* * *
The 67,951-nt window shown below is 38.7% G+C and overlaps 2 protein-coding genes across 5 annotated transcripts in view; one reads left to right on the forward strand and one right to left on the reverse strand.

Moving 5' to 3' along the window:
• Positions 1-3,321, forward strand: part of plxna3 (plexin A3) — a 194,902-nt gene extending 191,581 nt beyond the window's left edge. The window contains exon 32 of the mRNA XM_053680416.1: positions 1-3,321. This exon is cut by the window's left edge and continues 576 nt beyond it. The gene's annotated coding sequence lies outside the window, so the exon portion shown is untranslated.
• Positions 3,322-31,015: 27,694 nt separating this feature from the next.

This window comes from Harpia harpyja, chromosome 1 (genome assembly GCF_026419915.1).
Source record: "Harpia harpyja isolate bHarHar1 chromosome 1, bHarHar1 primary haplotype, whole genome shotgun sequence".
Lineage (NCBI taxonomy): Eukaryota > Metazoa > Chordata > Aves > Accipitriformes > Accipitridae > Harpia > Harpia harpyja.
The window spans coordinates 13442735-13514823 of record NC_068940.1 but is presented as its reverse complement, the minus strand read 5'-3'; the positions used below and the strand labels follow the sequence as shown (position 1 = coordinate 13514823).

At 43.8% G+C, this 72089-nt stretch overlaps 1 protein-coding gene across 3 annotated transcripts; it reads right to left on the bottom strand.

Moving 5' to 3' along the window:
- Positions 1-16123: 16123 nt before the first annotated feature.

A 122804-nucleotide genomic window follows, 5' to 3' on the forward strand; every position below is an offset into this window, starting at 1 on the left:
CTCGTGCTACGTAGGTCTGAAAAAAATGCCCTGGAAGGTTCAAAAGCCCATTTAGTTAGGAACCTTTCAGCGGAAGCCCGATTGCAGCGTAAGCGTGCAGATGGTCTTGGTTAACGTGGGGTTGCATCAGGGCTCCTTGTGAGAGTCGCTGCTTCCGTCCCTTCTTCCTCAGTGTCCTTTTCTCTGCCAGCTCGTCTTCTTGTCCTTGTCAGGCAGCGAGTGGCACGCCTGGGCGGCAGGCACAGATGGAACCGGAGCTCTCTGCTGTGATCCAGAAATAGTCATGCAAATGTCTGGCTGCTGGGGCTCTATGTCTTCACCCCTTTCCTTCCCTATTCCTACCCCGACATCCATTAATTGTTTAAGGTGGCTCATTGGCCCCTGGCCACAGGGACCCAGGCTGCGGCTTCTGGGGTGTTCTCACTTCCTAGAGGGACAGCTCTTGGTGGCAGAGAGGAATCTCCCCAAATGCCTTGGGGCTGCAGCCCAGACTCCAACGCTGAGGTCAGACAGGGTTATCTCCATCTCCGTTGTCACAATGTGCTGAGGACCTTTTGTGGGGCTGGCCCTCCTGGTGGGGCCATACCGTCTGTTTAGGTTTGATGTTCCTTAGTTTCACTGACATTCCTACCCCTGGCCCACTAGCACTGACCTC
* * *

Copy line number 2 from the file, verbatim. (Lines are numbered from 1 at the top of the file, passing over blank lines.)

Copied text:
Moving 5' to 3' along the window: